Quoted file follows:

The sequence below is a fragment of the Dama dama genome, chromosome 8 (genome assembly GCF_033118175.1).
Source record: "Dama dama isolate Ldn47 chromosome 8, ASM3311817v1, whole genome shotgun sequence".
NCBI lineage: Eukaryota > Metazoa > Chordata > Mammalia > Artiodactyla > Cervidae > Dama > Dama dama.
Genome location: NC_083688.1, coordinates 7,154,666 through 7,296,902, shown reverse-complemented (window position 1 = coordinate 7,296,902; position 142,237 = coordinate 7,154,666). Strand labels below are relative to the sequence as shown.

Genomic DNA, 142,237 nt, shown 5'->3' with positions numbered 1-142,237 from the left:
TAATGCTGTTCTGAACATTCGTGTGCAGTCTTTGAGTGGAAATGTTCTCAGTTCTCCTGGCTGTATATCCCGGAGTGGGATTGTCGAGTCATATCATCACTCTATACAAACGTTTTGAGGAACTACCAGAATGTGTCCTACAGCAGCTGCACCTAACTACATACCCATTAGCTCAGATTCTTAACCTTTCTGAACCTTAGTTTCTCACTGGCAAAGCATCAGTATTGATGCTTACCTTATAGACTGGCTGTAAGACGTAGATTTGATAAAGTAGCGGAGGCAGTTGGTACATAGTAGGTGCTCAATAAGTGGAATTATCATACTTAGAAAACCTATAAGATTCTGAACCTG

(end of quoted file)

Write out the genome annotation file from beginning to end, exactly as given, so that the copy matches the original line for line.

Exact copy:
The sequence below is a fragment of the Dama dama genome, chromosome 8 (genome assembly GCF_033118175.1).
Source record: "Dama dama isolate Ldn47 chromosome 8, ASM3311817v1, whole genome shotgun sequence".
NCBI lineage: Eukaryota > Metazoa > Chordata > Mammalia > Artiodactyla > Cervidae > Dama > Dama dama.
Genome location: NC_083688.1, coordinates 7,154,666 through 7,296,902, shown reverse-complemented (window position 1 = coordinate 7,296,902; position 142,237 = coordinate 7,154,666). Strand labels below are relative to the sequence as shown.

Genomic DNA, 142,237 nt, shown 5'->3' with positions numbered 1-142,237 from the left:
TAATGCTGTTCTGAACATTCGTGTGCAGTCTTTGAGTGGAAATGTTCTCAGTTCTCCTGGCTGTATATCCCGGAGTGGGATTGTCGAGTCATATCATCACTCTATACAAACGTTTTGAGGAACTACCAGAATGTGTCCTACAGCAGCTGCACCTAACTACATACCCATTAGCTCAGATTCTTAACCTTTCTGAACCTTAGTTTCTCACTGGCAAAGCATCAGTATTGATGCTTACCTTATAGACTGGCTGTAAGACGTAGATTTGATAAAGTAGCGGAGGCAGTTGGTACATAGTAGGTGCTCAATAAGTGGAATTATCATACTTAGAAAACCTATAAGATTCTGAACCTG